Writing Short Fiction

Writers (beginners and pros alike) may just be better off keeping it short. At least when first developing an idea for fiction. Giving an idea a whirl, and trying to develop it to its fullest on a daily basis is a challenge that will hone and perfect your writing. Chuck Palahniuk takes a page out of Bradbury’s book and tries to write a short story daily. Sometimes those stories stand alone forever, and still others they’re linked and molded into lengthier works.

Besides, as a mostly long-form fiction writer, I’m here to say there’s something very satisfying and deeply encouraging about finishing something and sending it off to be considered by editors and publishers in a shorter time frame than a few months….or years.

3 Tips for Writing Your Best Short Fiction

  1. Set the scene as soon as possible, in a few vivid words. Leave the rest up to the reader’s imagination. Give them just enough detail to be grounded in your story’s world, and let their minds make up the rest.
  2. No idealistic heroes and heroines please. Near and full perfection has its place—in fairy tales, fables, and genre romance—in short stories where you demand your reader bond with your main characters in a tiny span of words, it’s best avoided like other literary plagues (clichés, excessive modifiers, and other no-nos I’m certainly guilty of).
  3. Introduce conflict, right away. It doesn’t have to be the main problem characters are facing, necessarily, but tension should start to build when the reader zeroes in your first few words. Note—sometimes what works is to let yourself meander to the conflict, and then raze your boring “intro.”


Chris Ciolli is a Barcelona-based writer and translator. She’s an unabashed book worm and a bit of a coffee addict. She’s accepting new writing and translation clients. Look her up at

Spotlight on Productivity: Is it Feasible to Write Daily?

writing daily

This essay was written by Gugu Nyoni.

Almost every nascent writer would frown at the thought of sitting on their desk and getting creative and productive with their writing potential daily. This is largely because many budding writers are saddled with a hectic daily schedule prior to shifting to full time writing, making the thought of writing daily a remote possibility.

Before we get to the core principles that can place you on the track of productivity by ensuring you can churn out valuable content daily, we need to explore reasons why writers need to keep writing daily.

1. Your previous work gets malodorous (fetid).

Just the like in the economy of physiology wherein lack of exercise results in significant loss of energy and diminished optimality in body function, slacking off on your writing thrust will kill your momentum. On the other end, putting your head on the writing craft every single day will galvanize your writing acumen.

Writing acumen, skill and craft are not attributes that can be simply acquired theoretically in a library. Writing is born of a coterie of traits acquired naturally and gradually as you keep writing and reading. Prolific writers know that if you get into the rhythm of writing daily your mind will be writing in the background, in the forefront and even in your slumber.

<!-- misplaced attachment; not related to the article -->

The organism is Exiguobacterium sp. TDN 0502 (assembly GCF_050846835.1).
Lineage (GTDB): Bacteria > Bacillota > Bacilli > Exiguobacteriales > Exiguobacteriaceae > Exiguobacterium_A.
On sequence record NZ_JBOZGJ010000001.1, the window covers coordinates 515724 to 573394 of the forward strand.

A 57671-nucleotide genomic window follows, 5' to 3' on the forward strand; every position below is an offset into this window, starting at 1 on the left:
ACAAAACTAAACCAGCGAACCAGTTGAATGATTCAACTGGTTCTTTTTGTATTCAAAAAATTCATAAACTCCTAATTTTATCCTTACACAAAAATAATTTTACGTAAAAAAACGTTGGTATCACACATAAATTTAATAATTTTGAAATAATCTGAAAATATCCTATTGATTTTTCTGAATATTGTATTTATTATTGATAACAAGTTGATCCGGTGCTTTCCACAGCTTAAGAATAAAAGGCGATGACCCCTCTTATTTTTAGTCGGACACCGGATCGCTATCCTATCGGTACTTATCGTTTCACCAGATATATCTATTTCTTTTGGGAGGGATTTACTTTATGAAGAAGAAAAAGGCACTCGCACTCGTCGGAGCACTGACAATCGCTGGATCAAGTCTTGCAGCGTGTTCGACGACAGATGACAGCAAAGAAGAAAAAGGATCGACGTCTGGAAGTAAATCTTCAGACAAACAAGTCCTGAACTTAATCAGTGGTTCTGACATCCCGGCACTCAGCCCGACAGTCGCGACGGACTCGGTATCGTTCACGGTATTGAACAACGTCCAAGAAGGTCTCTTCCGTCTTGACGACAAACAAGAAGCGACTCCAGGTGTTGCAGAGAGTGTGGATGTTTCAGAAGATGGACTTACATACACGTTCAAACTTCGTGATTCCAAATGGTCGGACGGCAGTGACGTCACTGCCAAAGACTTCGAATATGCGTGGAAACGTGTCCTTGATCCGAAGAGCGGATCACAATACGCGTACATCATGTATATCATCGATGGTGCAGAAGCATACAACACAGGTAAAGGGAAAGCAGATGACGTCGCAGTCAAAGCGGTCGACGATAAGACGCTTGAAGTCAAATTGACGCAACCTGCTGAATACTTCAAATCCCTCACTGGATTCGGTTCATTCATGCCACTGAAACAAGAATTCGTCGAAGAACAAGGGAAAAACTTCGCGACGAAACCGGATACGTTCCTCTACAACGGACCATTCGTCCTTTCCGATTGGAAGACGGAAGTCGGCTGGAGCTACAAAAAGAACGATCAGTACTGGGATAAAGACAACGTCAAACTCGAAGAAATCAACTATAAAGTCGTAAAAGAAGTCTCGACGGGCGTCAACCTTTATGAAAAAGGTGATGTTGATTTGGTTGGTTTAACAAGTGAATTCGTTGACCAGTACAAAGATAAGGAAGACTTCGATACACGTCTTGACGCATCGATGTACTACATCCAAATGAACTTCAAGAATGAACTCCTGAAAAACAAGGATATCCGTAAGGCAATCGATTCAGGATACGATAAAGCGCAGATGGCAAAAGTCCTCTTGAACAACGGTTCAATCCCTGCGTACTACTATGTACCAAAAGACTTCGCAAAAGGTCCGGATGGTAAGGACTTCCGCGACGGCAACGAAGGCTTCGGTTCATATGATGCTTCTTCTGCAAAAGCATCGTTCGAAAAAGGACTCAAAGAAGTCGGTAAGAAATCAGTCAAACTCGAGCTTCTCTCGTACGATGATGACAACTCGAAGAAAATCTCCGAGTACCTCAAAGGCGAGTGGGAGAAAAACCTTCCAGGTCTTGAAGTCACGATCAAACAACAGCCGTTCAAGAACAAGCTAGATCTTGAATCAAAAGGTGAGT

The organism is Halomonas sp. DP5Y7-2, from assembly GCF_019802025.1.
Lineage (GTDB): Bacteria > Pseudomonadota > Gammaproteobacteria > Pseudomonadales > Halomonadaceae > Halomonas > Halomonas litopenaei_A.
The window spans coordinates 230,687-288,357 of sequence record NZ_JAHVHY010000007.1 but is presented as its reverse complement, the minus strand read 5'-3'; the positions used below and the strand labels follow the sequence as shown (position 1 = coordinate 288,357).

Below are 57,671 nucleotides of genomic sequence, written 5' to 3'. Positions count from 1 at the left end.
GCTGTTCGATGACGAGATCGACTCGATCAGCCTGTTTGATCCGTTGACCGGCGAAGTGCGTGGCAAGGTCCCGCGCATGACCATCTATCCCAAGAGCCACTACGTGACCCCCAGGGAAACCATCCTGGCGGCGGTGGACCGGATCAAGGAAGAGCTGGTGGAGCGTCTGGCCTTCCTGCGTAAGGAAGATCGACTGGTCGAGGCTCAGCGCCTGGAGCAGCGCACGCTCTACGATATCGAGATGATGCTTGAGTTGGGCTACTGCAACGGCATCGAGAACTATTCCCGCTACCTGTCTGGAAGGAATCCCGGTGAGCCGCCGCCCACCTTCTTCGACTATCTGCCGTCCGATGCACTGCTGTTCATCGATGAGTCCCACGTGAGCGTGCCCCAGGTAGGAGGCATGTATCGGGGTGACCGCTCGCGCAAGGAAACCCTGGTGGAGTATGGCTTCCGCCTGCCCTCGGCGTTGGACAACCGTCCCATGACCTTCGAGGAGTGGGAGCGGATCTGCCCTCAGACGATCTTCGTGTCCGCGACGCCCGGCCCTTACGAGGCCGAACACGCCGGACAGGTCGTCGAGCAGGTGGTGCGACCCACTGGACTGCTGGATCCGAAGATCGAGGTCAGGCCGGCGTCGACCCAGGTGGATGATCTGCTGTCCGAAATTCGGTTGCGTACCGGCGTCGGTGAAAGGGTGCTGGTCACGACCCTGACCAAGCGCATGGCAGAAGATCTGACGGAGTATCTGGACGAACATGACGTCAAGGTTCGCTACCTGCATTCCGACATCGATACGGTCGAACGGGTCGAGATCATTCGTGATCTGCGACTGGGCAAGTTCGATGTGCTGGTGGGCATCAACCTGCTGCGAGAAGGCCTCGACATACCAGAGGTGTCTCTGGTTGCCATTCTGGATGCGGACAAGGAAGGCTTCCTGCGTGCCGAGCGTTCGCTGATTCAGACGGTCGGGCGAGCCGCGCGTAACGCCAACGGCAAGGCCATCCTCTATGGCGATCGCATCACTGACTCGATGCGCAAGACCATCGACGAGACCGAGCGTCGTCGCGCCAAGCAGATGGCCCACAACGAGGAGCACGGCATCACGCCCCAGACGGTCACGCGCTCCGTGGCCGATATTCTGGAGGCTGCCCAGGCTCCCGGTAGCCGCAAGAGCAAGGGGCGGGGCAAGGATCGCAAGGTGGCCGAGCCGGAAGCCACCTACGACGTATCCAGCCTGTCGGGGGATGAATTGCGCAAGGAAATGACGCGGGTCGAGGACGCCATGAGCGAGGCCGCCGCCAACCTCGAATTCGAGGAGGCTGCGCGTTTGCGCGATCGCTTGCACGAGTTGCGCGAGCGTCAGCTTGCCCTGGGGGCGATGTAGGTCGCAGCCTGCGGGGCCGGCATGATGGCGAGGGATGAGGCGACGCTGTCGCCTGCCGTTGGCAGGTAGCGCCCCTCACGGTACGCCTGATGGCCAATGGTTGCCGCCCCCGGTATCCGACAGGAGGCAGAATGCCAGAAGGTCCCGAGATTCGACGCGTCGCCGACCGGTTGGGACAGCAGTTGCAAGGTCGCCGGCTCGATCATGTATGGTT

2. You may lose track of your plot.

Fiction writers will concur that if you get distracted from your writing course it will not be easy picking up the loose ends and carrying the story forward. Anything that prevents you from getting quality time to cogitate and develop your writ in line with your outlined plot and story line is a distraction. A lot of time, thought and intellectual investment goes into quality writing.

If it is a novel, the characters need to toe the line of your plot, what they say and do should articulate your engendered meanings. The scenes, scenarios and chapters of your writ should cohere and flow. This cannot be easily achieved without working hard to keep your head in the craft every single day. How many times have you looked back at some of your unfinished work and thought to yourself, “only if I had completed this piece right then”?

3. Your sales will drop.

If you are making a living off writing, then you need to keep writing to promote your work. Distractions can steal important time and efforts required to get your work to the hands of your target readers. Those plying the cyber space with their written work know that competition in this terrain is just a click away. Once you cease to keep posting to promote your work and up your sales, you will soon slide from your position in the market. Keep writing and posting to create and sustain a profitable buzz about your work and never slack off.

4. You will lose traction with your fan base and followers.

Once you step into the limelight of the writing space, you inevitably garner followers and fans that find your work valuable and subsequently keep tabs on you. This becomes your platform that you should never abandon – more so if you have sponsors and peers succoring your writing career.

In the modern web age, you need to continually make yourself visible to your followers by participating actively in social networks, forums, chats as well as in person. If you neglect these seemingly trivial tasks to just that time of the year or month when you have ample time to do it you will inevitably kill your drive and the value and impact of your platform will diminish.